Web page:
Tuesday, May 27, 2008

50 Years Later

50 years after Dad started taking us to Michigan to hunt mushrooms, we took him back to the starting point. Don and Grandpa picked me up at my house at 3:55 A.M. on Friday. After getting Kenny at his house, we lost no time driving north on Rt 127. We hit the woods near Wolverine, Mi. at 10:38 A.M. We had our first finds within 3 minutes.
At noon we were at Silver Lake, a pristine body of water nestled along Peters Road. There we enjoyed pork chops, salad and dessert before hurrying on to our next stop at an old gravel pit. We picked about 5 there and then went to the snowmobile trail and followed my GPS setting to an area that has produced for us in other years. There we picked around 60 in a small area.
We harvested 183 mushrooms in two partial days of hunting. On Saturday, we stopped by the old roadside park, where 50 years ago in May, Grandpa had stopped the car and asked a park worker where to hunt. The man showed Dad a large yellow morel that he had found nearby. We have hunted near that area for the last 50 years.
We had fun, took some pictures, ate at Gobbler's Restaurant and had a wonderful time together.

Thursday, May 22, 2008

Going North

It is that time of year. We have decided to go to Northern Michigan once again in search of the morel mushroom. Dad and Mother began the tradition in May, 1958 when I was being carried by Mother. I was born in Nov. of 1958. Somehow, I got hooked on mushroom hunting. They went to an area near Wolverine, Mich., and we continue going to the same woods. Some of the exact area still produce morels in certain years and conditions.
In the 70's, during the great elm die, we found them by the bushel. They are not as plentiful now.
This year, Grandpa is joining me, Uncle Don and Kenny on the trip. We plan to leave Friday morning at 4:00 from my house. I will report on our trip when we return. Yesterday, it was snowing in Wolverine. The weather report calls for 60's and sunny for Fri. and Sat.
See ya when we get back.

Sunday, May 18, 2008

Boys Night Out

Jason called me on Saturday afternoon asking me to go go-karting with him and his brother and dad. Since the girls were horse-showing, and I had my mowing, door-hanging, weed-spraying and garage door-installing done, I said "OK".
I have done a small amount of racing in my life. I have raced at Kentucky Speedway with Dale Jarrett Racing Adventure, did the driving experience at Myrtle Beach Speedway and ran the 1/4 scale cars at the Smoky Mountain Speedway along with numerous go-kart tracks, including Dawnview Raceway, our own exclusive dirt track in our yard. However, last night's racing experience left me asking the question, "Where are the HANS devices?"
Fasttimes in Indy was the location. And fast is the word of the day. I think you run somewhere around 45 mph at times. It is out of the pits with a left turn, hard on the accelerator, a sweeping high-speed left, then set up for a 180 to the right. That sets you up for the high speed part of the track. A right turn is followed by a right turn, up the hill to the second level, into a FAST sweeping right, and get ready for calamity corner as you barrel into one more hard right, before charging down the hill into, finally, another left that takes you past the pits and into another lap.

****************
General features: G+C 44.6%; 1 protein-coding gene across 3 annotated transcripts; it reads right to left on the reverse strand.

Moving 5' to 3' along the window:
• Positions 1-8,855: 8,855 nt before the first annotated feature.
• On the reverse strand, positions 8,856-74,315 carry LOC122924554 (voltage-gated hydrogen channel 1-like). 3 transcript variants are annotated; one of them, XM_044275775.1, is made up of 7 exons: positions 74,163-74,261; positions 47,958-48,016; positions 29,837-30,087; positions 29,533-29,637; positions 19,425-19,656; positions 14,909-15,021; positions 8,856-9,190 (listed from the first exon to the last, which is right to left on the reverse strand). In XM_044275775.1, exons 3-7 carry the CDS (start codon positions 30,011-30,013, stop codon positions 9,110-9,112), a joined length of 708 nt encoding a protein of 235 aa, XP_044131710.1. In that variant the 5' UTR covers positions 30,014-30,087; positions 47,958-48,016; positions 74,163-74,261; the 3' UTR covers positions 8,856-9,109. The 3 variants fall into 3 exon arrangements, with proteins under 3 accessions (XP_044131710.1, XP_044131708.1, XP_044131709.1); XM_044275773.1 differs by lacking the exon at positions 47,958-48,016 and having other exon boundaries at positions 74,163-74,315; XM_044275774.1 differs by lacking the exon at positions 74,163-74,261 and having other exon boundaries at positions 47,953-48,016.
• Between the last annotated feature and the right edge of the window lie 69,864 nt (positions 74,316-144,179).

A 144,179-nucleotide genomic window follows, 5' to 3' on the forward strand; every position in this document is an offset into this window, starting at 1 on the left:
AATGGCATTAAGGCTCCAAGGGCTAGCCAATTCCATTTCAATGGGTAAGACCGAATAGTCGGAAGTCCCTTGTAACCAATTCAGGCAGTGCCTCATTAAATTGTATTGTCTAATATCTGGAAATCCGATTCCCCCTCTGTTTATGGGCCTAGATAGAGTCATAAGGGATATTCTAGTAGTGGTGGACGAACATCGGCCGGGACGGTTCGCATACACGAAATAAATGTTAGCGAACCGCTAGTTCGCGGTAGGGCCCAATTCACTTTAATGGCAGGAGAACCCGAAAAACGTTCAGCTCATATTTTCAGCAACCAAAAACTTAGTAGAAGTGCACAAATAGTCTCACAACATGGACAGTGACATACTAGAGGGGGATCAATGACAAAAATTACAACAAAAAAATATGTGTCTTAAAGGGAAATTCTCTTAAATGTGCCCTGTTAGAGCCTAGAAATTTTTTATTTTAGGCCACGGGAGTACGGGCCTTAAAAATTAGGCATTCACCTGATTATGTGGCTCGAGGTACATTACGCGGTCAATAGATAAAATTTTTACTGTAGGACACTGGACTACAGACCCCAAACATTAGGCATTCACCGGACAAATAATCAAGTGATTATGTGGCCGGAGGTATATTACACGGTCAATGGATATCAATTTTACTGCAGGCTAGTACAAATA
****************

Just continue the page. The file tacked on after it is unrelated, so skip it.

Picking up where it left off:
I think it was on Lap 3 of our first heat that I found the wall up there at the end of the high-speed sweeping rights. Being new to the track, I hadn't discovered the danger points yet. I slammed the wall, hitting on my left side, at maybe 40 mph. That's when I wondered where is the HANS? HANS stands for Head And Neck Restraint System and is worn by all the Nascar drivers. I got airborne a little and my neck snapped sideways. That will wake you up a little. I bumped the wall a few times the rest of the evening, but I found a way to get through that turn, quickly and safely the rest of the racing time.
That was easily the most exciting go-kart racing I have ever done. I posted the 24th quickest lap at that track for May 17. That was about 2 seconds slower than the fastest laps. I went as fast as I wanted for the evening, though. Thanks, Jason, Aaron and John for the fun and exciting evening.
To be honest with you, there was a freak fatality at that track a few months ago, apparently at the same place that I smacked the wall. I wasn't ever worried about being seriously injured while driving, but it can happen, and one should be careful when participating in sports like that.
By the way, I am hurting this morning. The neck is stiff, there is a place on the left side of my back where that series of sweeping rights forces the back into the seat and somehow there is a bruise on the right leg. One last question from me. How does it feel to hit the wall at 160 mph, like the Nascar boys do week after week? They just earned a little more respect from me.